Ferrimagnets are composed of two centers which are magnetized at different strengths and point in opposing directions. Two-dimensional, quasi-flat ferrimagnets...

Im Focus: World's thinnest hologram paves path to new 3-D world

Nano-hologram paves way for integration of 3-D holography into everyday electronics

An Australian-Chinese research team has created the world's thinnest hologram, paving the way towards the integration of 3D holography into everyday...

All Focus news of the innovation-report >>>

Anzeige

Anzeige

Event News

Marine Conservation: IASS Contributes to UN Ocean Conference in New York on 5-9 June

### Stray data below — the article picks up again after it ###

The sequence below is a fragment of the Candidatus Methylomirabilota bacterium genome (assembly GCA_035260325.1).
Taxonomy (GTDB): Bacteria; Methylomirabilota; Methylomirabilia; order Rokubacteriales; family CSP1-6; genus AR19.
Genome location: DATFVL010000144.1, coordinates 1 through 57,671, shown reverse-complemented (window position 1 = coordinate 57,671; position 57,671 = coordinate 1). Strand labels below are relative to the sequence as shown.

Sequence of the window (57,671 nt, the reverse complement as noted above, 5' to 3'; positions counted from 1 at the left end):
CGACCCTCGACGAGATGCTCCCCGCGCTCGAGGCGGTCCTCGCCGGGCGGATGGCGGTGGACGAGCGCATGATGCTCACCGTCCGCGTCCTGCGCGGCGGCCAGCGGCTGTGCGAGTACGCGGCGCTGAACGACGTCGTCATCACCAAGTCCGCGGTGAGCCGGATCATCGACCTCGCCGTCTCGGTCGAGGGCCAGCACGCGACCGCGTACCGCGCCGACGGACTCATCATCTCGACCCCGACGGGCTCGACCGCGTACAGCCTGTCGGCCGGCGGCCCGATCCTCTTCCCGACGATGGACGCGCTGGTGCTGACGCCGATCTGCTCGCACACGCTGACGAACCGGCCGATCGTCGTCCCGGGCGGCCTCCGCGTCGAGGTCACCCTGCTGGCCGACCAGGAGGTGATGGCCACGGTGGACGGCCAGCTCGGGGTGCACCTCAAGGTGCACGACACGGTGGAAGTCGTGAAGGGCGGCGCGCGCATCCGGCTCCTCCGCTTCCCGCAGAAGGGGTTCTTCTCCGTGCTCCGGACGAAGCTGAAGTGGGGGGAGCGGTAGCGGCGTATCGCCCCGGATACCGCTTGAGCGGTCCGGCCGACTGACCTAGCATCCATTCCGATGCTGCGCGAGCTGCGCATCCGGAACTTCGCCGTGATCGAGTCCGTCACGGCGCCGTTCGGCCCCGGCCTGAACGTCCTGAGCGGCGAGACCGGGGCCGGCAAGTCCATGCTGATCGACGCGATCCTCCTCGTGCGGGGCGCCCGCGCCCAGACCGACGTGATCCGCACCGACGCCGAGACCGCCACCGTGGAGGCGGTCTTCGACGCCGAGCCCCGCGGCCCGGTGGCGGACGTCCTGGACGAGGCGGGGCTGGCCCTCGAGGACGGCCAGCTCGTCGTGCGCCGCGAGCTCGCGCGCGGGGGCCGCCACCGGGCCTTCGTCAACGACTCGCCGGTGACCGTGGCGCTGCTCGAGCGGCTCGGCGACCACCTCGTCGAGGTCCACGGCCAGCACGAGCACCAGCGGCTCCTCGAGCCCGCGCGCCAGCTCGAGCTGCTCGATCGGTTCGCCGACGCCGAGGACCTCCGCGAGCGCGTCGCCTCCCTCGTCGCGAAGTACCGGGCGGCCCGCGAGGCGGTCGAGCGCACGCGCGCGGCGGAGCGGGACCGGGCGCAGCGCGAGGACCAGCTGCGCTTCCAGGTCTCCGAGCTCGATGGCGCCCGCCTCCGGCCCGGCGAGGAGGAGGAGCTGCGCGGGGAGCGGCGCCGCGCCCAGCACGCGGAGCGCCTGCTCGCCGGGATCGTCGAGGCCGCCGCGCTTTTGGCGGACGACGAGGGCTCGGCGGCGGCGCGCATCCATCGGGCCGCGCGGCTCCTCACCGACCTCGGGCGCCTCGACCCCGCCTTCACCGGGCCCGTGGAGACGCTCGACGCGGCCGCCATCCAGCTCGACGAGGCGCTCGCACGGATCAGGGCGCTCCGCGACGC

24.05.2017 | Event News

AWK Aachen Machine Tool Colloquium 2017: Internet of Production for Agile Enterprises

23.05.2017 | Event News

Dortmund MST Conference presents Individualized Healthcare Solutions with micro and nanotechnology

22.05.2017 | Event News

 
Latest News

How herpesviruses win the footrace against the immune system

26.05.2017 | Life Sciences

Water forms 'spine of hydration' around DNA, group finds

26.05.2017 | Life Sciences

First Juno science results supported by University of Leicester's Jupiter 'forecast'

26.05.2017 | Physics and Astronomy

VideoLinks
B2B-VideoLinks
More VideoLinks >>>